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After 98 years... Dubliners still reflects us and our beloved city

IT WAS as hard for a 23-year-old new Dublin writer to find a publisher in 1905 as it is in 2012.

But the joy of any young writer opening an acceptance letter would be severely tempered if they realised that their book would not actually appear in print for another nine years.

James Joyce was 23 when Dubliners was accepted and 32 when the book finally crept into existence.

In fact it only survived because he used a cunning ruse to illicitly get his hands on the only surviving copy of its proofs, after the second publisher involved was so scandalised by its realistic portrayal of Dublin that he decided to burn all 1,000 copies of the first edition that had already been printed, rather than allow readers to be corrupted by reading it.

Now -- 98 years after Joyce succeeded in his titanic battle to have it published -- his classic book of short stories, Dubliners, is being celebrated in his native city, in the Dublin: One City, One Book project -- an initiative by Dublin City Libraries and Dublin UNESCO City of Literature -- to encourage people to all read the same book during the month of April.

Throughout the coming month, Dublin will play host to a range of events to celebrate Joyce's incisive insights in the lives of ordinary Dubliners -- a book crammed with landmarks that have disappeared and mind-sets that still lurk behind the facade of post-Celtic Tiger Dublin.

April 13 sees a celebration in the National Concert Hall, featuring Peter Sheridan, Dave McSavage, the present writer and a group of hirsute musicians who borrowed the name of Joyce's book 50 years ago.

Actor Stephen Rea reads the book's final story, The Dead (perhaps the greatest short story ever written) on RTE Radio 1's Book On One over two weeks.

There are walking tours, lectures and street events in places ranging from 'the dark gaunt house on Usher's Island' -- where The Dead is set -- to Dublin suburbs immortalised by this great book.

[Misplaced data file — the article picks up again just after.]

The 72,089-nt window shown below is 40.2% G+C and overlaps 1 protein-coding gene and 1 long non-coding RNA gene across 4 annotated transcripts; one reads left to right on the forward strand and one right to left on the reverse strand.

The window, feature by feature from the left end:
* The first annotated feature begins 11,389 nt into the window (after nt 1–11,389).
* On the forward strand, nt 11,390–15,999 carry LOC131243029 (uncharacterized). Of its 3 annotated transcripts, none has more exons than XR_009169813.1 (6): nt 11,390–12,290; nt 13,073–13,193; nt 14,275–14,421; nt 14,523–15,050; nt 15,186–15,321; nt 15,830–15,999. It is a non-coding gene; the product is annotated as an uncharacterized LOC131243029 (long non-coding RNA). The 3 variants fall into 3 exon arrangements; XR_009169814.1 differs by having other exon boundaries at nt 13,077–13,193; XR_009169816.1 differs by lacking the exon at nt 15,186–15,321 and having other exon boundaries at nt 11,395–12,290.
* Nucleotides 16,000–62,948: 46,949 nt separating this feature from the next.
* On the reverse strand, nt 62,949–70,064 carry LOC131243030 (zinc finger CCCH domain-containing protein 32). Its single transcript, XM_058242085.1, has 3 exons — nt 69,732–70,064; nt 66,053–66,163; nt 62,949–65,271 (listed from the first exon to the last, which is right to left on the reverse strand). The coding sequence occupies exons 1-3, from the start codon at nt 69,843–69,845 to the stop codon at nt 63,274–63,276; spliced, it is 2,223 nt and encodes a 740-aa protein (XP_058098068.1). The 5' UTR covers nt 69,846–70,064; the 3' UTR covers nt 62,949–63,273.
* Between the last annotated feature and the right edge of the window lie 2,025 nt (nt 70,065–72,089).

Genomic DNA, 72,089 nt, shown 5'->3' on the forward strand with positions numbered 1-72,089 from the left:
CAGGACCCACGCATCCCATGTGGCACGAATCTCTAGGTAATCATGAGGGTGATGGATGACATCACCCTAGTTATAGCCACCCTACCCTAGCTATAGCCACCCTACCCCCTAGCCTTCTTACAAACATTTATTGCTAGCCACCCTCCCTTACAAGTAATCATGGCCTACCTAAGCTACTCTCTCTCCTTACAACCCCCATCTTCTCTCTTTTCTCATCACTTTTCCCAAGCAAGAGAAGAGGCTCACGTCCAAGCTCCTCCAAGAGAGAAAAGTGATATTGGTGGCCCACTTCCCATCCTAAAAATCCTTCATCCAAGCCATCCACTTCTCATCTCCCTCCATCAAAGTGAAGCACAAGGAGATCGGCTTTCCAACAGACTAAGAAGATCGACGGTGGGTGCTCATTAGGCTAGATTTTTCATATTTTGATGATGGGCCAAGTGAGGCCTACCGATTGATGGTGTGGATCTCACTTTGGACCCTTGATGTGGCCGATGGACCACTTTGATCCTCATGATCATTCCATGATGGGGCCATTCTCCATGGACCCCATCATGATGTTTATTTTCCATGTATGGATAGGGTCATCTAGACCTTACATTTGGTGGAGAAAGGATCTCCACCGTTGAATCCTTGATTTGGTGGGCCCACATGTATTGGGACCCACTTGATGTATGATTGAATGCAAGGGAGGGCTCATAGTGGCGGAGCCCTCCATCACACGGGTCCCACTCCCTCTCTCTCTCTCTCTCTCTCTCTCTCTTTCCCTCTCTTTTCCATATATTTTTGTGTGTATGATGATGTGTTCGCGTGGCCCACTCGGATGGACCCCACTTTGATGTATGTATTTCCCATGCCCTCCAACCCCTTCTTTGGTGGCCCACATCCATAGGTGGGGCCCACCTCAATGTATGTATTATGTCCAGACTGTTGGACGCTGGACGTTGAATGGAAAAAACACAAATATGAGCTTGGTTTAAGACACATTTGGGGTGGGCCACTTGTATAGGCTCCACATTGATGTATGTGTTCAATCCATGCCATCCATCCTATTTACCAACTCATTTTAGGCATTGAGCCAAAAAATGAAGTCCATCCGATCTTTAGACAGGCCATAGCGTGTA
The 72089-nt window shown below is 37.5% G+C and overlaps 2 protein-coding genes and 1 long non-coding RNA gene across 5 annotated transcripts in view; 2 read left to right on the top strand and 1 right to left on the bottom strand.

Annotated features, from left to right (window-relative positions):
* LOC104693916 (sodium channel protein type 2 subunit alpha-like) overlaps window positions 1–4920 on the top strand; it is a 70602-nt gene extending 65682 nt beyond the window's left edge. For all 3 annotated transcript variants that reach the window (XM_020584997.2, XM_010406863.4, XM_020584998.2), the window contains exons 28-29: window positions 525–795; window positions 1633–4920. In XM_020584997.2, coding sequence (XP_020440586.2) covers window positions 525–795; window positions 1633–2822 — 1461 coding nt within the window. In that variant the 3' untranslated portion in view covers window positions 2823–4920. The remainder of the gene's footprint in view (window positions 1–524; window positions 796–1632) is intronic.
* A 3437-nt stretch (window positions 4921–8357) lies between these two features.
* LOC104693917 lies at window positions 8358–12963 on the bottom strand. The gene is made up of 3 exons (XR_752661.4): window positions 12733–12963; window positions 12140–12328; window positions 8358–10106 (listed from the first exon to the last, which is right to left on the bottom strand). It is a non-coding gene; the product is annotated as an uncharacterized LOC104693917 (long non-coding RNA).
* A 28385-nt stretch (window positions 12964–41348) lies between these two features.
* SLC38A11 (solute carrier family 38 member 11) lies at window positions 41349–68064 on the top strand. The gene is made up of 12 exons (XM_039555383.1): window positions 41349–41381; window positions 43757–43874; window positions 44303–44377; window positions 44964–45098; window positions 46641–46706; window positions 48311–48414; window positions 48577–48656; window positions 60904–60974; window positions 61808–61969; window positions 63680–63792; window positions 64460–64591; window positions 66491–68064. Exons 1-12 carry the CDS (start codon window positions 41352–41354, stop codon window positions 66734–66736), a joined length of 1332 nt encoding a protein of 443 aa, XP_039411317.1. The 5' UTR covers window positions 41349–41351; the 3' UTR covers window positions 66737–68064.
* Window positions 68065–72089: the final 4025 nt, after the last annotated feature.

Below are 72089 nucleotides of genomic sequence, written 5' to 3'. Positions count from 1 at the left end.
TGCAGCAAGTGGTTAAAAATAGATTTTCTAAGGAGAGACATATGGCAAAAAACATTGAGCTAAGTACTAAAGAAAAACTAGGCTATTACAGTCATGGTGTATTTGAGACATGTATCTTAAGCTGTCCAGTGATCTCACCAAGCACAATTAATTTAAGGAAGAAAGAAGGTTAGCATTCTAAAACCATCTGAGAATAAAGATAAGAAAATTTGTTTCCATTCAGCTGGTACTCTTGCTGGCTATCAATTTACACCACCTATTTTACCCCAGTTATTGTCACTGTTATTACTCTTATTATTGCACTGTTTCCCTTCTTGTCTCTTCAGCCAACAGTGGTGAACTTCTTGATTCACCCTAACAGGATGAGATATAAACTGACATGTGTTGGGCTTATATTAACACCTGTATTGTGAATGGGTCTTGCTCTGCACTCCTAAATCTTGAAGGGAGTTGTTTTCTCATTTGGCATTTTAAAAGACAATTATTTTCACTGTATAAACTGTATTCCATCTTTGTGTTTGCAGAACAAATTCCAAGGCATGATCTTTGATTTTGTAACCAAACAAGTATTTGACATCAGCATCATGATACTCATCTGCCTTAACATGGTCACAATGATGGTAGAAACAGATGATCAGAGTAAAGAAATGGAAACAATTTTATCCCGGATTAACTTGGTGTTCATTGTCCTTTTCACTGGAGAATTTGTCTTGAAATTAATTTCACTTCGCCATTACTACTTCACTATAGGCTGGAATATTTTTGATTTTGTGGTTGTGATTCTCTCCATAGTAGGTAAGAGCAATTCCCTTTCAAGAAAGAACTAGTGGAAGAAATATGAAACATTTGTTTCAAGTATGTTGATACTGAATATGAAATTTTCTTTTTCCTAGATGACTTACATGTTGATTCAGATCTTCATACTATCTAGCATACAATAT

But the best way to celebrate it is simply to read it. Ulysses is a profoundly enjoyable book -- which is actually so funny that when Joyce wrote it, late at night during his years of poverty, his life partner Molly complained about him keeping her awake, laughing aloud to himself at his own words. It is however a difficult read in many chapters.

Finnegans Wake is essentially unreadable, being composed in the sort of jumbled babble of languages normally only heard on a packed 8am Luas to Tallaght.

A Portrait Of The Artist As A Young Man is an undoubted masterpiece, but its hero -- Stephen Dedalus -- lacks the richly humane grace that the cuckolded, regularly-insulted Leopold Bloom in Ulysses earns by refusing to allow such slights to diminish his spirit.

Therefore if you have never actually read our most famous writer, about whom tourists will drive you crazy with questions, then the 15 stories in Dubliners are the perfect place to start.

These are utterly naturalistic, easy-to-follow and true-to- life, which explains why they were quite so controversial in their day.

Dubliners was written two years before the riots in the Abbey Theatre because The Playboy Of The Western World was considered a slander on the saintliness of Irish women.

It was written when Irish literature was infused with the disease of bogus Celtic Mysticism (an illness doctors still haven't found a cure for) or was seen as a weapon in the fight for independence, with only deeply idealised representations of Irishness being allowed.

But Joyce simply went for what was real about Dublin, which was the same as going for the jugular.

Such home truths made the original printer in 1905 refuse to typeset his story, Two Gallants. When Joyce stood his ground, it took him another three years to find a second publisher, Maunsel and Roberts, but they also panicked to the extent of printing and then burning the book, causing another five-year delay before it was hailed for the landmark work of literature that it is.

Here is the agony of teenage love, the compromises of middle age and the stark realities of growing old, captured in deliberately ordinary moments that, although seemingly unremarkable, yield up epiphany moments of self-awareness for his characters.

If this is the only book you read this year, you may find not only the vanished landmarks of Dublin, but the traits of your grandparents, your parents and even yourself staring back at you from the pages of a book that a penniless 23- year-old Dubliner surely felt that he would never manage to get into print.

Enjoy it.

Dermot Bolger's new play about five Dublin women moving home, Tea Chests & Dreams runs in Axis Ballymun from April 10 to April 14 and the Civic Theatre, Tallaght on April 20 and 21.